Therefore, as God’s chosen people, holy and dearly loved, clothe yourselves with compassion, kindness, humility, gentleness, and patience.
What are you wearing? I’m wearing an old pair of jeans and a shirt I bought for $5 about three years ago. To be quite honest, I feel pretty sloppy. Personally, I’m all for bumming around the house in my pajama pants and a T-shirt, but when I have to go out I like to look put together. Why? Because I know that I will see people and I want them to believe that I am worth a neat appearance. If I’m sloppy, I feel like they think I’m irresponsible and unorganized. If I’m in my Sunday best, I feel like I could conquer the world. What I wear determines how I act.
So, my question is… what are you wearing? No, not physically. I mean spiritually. The passage above says that we are to “clothe” ourselves with compassion, kindness, humility, gentleness, and peace. This should be the first thing people notice about us. It should cover our entire presence. It should determine how we feel about ourselves and how we face the day. Just like a three-piece suit, our compassion, kindness, humility, gentleness, and peace should overtake our composure and should govern all of our actions. No matter how poor the man, if he is wearing a brand new three-piece suit, you won’t find him begging on the corner. In the same way, if we truly clothe ourselves with the virtues stated above, we will live the part.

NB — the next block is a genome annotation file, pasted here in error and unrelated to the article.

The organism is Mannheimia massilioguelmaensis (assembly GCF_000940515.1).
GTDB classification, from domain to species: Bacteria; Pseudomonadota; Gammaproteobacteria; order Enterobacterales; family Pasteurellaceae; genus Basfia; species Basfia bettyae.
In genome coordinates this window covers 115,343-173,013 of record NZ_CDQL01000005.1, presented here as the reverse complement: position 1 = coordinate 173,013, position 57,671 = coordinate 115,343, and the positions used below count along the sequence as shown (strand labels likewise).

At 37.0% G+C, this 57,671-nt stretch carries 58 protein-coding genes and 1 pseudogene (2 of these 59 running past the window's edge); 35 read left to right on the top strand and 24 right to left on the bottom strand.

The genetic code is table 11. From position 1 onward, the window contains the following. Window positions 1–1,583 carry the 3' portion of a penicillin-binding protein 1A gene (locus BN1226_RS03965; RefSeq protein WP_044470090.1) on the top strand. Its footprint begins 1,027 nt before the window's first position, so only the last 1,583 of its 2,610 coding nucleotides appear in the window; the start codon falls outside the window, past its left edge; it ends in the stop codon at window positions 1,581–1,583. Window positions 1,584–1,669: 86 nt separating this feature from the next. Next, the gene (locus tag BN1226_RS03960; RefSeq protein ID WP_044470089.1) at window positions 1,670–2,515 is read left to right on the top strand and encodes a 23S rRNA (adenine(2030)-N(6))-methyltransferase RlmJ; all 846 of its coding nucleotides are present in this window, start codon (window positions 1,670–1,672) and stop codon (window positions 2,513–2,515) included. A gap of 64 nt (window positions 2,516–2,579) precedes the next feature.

So, how do we clothe ourselves? Well, first, I must point out that “clothe” is an action verb. Your clothes don’t just land on you. You have to pick them up and put them on. In the same way, virtue will not just become a part of your life. Everyday, we must make a conscious decision to lay aside our clothes of selfishness and personal agenda and put on compassion and love. Sometimes they may not be the most comfortable thing in your closet, be we are commanded to do this because we are God’s chosen people.
Secondly, we must work toward it every day through scripture reading, prayer, and the acting out of your faith. Just as a fine garment does not come at a cheap price, virtue costs. Humility and gentleness do not come naturally to sinful humans. The course of our salvation is a continual working out of our sinful nature (that of selfishness, pride, harshness, hostility, and the like) to be replaced with the virtues listed in this passage. This is not easy and it is not free.
So, today, I challenge you to constantly remind yourself to work toward these virtues. Put on compassion when someone gets on your nerves. Put on kindness when someone does not do what you asked. Put on humility when you are treated unjustly. Put on gentleness when the first thing you want to do is scream back at the driver that just cut you off. And lastly, put on peace. Put on peace when you are interrupted, insulted, and offended. Do this because you are “God’s chosen people” and you are holy and dearly loved.